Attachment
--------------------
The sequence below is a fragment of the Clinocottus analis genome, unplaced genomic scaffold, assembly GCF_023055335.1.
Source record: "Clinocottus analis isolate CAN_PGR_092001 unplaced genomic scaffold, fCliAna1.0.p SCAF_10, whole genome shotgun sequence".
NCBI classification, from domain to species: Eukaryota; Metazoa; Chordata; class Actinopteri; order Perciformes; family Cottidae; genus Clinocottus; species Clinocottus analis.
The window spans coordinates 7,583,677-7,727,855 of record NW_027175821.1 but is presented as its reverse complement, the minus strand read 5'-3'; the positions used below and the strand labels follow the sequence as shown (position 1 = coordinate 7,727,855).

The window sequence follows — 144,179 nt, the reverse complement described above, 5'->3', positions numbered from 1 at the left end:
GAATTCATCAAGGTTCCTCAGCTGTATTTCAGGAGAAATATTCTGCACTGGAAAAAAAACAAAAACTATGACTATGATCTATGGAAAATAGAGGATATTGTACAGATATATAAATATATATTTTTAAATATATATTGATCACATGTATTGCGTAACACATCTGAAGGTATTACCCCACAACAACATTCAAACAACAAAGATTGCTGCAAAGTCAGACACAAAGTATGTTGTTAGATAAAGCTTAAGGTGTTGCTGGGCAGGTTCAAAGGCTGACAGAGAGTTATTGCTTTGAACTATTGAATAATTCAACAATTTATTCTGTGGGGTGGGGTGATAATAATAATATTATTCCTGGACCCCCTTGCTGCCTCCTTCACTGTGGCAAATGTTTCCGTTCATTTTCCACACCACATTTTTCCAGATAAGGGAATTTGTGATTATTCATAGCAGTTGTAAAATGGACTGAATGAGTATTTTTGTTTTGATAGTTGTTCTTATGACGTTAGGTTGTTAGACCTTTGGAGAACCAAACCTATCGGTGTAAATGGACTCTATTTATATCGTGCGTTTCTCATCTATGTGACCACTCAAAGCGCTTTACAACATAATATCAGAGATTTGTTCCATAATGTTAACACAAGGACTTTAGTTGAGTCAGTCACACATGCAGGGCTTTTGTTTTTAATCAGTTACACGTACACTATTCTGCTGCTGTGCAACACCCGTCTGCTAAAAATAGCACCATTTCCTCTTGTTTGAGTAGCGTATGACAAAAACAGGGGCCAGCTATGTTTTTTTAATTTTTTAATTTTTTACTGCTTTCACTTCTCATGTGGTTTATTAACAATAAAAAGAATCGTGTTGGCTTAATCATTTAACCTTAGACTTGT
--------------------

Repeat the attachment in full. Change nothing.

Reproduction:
The sequence below is a fragment of the Clinocottus analis genome, unplaced genomic scaffold, assembly GCF_023055335.1.
Source record: "Clinocottus analis isolate CAN_PGR_092001 unplaced genomic scaffold, fCliAna1.0.p SCAF_10, whole genome shotgun sequence".
NCBI classification, from domain to species: Eukaryota; Metazoa; Chordata; class Actinopteri; order Perciformes; family Cottidae; genus Clinocottus; species Clinocottus analis.
The window spans coordinates 7,583,677-7,727,855 of record NW_027175821.1 but is presented as its reverse complement, the minus strand read 5'-3'; the positions used below and the strand labels follow the sequence as shown (position 1 = coordinate 7,727,855).

The window sequence follows — 144,179 nt, the reverse complement described above, 5'->3', positions numbered from 1 at the left end:
GAATTCATCAAGGTTCCTCAGCTGTATTTCAGGAGAAATATTCTGCACTGGAAAAAAAACAAAAACTATGACTATGATCTATGGAAAATAGAGGATATTGTACAGATATATAAATATATATTTTTAAATATATATTGATCACATGTATTGCGTAACACATCTGAAGGTATTACCCCACAACAACATTCAAACAACAAAGATTGCTGCAAAGTCAGACACAAAGTATGTTGTTAGATAAAGCTTAAGGTGTTGCTGGGCAGGTTCAAAGGCTGACAGAGAGTTATTGCTTTGAACTATTGAATAATTCAACAATTTATTCTGTGGGGTGGGGTGATAATAATAATATTATTCCTGGACCCCCTTGCTGCCTCCTTCACTGTGGCAAATGTTTCCGTTCATTTTCCACACCACATTTTTCCAGATAAGGGAATTTGTGATTATTCATAGCAGTTGTAAAATGGACTGAATGAGTATTTTTGTTTTGATAGTTGTTCTTATGACGTTAGGTTGTTAGACCTTTGGAGAACCAAACCTATCGGTGTAAATGGACTCTATTTATATCGTGCGTTTCTCATCTATGTGACCACTCAAAGCGCTTTACAACATAATATCAGAGATTTGTTCCATAATGTTAACACAAGGACTTTAGTTGAGTCAGTCACACATGCAGGGCTTTTGTTTTTAATCAGTTACACGTACACTATTCTGCTGCTGTGCAACACCCGTCTGCTAAAAATAGCACCATTTCCTCTTGTTTGAGTAGCGTATGACAAAAACAGGGGCCAGCTATGTTTTTTTAATTTTTTAATTTTTTACTGCTTTCACTTCTCATGTGGTTTATTAACAATAAAAAGAATCGTGTTGGCTTAATCATTTAACCTTAGACTTGT